SINGAPORE May 21 Singapore is approaching its
yearly "haze" season, when smoke from forest clearing in
Indonesia chokes the air, with this year likely to be worse than
2013's record pollution thanks to lack of action in Jakarta and
an expected El Nino weather pattern.
The prosperous city-state, which prides itself on its clean
air, was shrouded in heavy smog from slash-and-burn clearances
on the neighbouring Indonesian island of Sumatra last June which
sent its air pollution index to a record high.
One year on, and an election-distracted government in
Indonesia has still not ratified the Association of Southeast
Asian Nations (ASEAN) 2002 Agreement on Transboundary Haze
Pollution, and fires continue to burn in Sumatra.
That is despite outrage in Singapore as well as
environmental groups putting pressure on Jakarta. Fires are used
to clear land on plantations and can burn for weeks because of
peat deposits below the surface.
There is also a growing likelihood of an El Nino weather
pattern this year, meaning Singapore, as well as parts of
Indonesia and Malaysia, could be set for months of intense haze
with a knock-on effect on health and business, especially
A strong El Nino, marked by a warming of the surface of the
Pacific, can cause severe drought in Australia, Southeast Asia
and India, while drenching other parts of the world such as the
U.S. Midwest and Brazil in rain.
"If we get four to six months of dry period in Southeast
Asia starting from June, we could be in for a very difficult
period, if companies' and people's behaviour do not change,"
Singapore Environment Minister Vivian Balakrishnan told a
Frustrated by the lack of progress, Singapore is taking
matters into its own hands by proposing a new law that aims to
punish individuals and companies outside its borders that are
responsible for polluting its air.
That's expected to be tabled in parliament later this year.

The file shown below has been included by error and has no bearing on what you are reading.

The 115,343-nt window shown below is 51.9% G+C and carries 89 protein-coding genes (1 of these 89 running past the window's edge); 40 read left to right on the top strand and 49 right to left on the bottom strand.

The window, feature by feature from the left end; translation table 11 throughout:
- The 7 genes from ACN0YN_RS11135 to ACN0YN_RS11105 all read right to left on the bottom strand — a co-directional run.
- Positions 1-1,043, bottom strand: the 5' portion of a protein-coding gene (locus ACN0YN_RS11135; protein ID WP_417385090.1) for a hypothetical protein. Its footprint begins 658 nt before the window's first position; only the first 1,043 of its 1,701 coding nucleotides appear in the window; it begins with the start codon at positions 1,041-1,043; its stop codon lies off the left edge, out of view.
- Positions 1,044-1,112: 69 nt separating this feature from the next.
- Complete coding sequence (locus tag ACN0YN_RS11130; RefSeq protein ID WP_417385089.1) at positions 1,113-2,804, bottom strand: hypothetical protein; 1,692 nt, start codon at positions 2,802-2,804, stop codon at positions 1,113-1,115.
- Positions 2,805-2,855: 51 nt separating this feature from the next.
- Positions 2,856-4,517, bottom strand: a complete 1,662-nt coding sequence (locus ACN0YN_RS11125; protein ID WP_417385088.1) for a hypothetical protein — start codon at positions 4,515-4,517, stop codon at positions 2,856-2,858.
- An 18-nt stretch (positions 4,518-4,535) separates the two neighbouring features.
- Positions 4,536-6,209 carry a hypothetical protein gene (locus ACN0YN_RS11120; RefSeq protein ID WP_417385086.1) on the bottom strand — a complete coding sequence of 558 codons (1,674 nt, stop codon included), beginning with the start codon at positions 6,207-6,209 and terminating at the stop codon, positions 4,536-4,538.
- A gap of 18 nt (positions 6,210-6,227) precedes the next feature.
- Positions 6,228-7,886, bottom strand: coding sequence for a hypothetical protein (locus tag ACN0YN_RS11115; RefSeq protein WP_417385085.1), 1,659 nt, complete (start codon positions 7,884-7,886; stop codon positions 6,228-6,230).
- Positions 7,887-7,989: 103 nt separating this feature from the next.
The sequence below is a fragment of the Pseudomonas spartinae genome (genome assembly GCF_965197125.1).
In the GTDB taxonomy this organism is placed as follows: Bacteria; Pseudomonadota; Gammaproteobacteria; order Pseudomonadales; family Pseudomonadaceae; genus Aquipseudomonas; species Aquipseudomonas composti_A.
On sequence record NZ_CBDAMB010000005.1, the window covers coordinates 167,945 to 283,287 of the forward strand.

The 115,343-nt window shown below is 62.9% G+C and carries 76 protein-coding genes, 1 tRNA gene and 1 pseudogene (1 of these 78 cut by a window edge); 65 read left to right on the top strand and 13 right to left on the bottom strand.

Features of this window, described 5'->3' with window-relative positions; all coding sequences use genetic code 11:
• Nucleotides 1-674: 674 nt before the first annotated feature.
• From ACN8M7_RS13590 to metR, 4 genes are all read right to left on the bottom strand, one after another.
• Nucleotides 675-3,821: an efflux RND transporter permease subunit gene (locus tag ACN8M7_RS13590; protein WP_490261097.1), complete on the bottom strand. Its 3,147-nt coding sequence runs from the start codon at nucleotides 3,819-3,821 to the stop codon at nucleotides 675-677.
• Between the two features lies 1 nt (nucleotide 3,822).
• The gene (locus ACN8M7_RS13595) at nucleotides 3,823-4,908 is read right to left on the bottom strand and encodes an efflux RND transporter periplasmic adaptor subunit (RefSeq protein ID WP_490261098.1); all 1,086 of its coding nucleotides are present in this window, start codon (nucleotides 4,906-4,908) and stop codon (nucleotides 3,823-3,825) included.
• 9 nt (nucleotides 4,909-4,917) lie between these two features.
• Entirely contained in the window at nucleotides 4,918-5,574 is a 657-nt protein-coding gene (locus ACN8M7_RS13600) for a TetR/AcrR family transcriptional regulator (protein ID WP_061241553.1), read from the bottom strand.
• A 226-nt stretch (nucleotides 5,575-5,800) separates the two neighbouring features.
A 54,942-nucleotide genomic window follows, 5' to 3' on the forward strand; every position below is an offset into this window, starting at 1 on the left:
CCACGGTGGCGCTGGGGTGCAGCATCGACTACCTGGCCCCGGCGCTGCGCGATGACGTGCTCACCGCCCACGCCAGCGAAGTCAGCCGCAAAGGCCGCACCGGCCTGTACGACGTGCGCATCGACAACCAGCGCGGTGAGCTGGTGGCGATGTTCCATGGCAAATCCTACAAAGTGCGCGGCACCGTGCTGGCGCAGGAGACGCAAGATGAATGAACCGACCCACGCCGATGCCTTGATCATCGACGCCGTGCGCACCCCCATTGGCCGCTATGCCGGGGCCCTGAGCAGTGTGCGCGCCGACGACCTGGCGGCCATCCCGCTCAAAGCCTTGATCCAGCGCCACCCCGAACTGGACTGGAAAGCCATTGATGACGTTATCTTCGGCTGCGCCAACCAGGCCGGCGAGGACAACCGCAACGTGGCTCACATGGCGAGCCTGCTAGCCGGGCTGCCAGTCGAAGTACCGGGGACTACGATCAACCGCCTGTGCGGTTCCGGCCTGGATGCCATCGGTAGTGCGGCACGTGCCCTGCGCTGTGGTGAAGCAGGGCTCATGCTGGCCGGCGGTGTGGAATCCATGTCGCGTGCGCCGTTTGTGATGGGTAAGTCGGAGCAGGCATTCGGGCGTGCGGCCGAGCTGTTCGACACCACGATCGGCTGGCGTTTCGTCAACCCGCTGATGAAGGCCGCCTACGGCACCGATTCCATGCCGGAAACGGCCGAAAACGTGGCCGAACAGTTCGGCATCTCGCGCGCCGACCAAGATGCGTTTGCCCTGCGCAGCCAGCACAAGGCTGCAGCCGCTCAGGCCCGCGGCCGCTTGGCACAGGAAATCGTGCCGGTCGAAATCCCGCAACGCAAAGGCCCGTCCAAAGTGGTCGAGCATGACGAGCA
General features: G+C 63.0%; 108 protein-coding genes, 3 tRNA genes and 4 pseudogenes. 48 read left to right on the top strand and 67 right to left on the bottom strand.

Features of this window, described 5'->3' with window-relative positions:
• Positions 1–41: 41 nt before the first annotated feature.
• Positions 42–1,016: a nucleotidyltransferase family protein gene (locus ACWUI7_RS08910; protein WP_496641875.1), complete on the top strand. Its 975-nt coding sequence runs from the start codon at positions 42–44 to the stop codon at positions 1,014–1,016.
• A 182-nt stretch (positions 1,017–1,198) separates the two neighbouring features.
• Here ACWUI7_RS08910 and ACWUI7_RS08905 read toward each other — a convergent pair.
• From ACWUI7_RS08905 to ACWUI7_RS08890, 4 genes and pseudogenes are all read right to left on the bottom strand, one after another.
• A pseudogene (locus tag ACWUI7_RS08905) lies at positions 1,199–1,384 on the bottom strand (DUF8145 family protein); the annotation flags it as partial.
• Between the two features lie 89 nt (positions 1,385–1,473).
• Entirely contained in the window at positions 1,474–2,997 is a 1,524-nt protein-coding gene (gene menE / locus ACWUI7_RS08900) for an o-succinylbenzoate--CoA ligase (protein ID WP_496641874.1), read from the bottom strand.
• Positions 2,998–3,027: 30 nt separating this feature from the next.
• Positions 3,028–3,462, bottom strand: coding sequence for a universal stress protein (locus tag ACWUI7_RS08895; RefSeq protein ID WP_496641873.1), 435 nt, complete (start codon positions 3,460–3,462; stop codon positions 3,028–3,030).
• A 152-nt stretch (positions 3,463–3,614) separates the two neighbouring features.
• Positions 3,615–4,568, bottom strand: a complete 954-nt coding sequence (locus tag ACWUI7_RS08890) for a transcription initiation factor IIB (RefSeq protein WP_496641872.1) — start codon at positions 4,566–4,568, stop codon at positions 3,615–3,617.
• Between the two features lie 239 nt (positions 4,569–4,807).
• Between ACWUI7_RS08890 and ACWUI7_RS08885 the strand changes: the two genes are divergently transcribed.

Legal experts hail the bill as a bold move, but question how it
will be implemented.
Finding who is responsible for the haze is hard given the
lack of evidence like maps showing who owns the land where fires
are burning. Both Indonesia and Malaysia have refused to share
clear and updated land use and concession maps so far.
Bringing a prosecution in Singapore courts will be even
"The basic evidential inquiry needed to resolve the problem
- i.e. to find out who is setting fires to whose land - cannot
even be conducted," said Alan Tan, professor at the Faculty of
Law and Centre for International Law at the National University
of Singapore. "Let alone the more complex tasks of actually
prosecuting perpetrators or managing land use conflicts for the
Two of the world's largest palm oil companies - Wilmar
International Ltd and Golden Agri-Resources Ltd
- have been applauded for committing to no
deforestation policies after criticism in the past.
Alongside the palm oil industry, paper and pulp companies
have also been blamed for haze.
Indonesia's Riau province declared a state of emergency in
February as haze from raging forest fires disrupted flights and
marine navigation and tens of thousands fell sick with
respiratory problems. The airport in the provincial capital
closed for more than three weeks.
"The task force the president sent to the field was able to
quench the fire but not solve the fundamental problem," Heru
Prasetyo, head of Indonesia's REDD+ (Reducing Emissions from
Deforestation and Degradation), told Reuters.
(Additional reporting by Andrew Toh in SINGAPORE and Michael
Taylor in JAKARTA; Editing by Nick Macfie)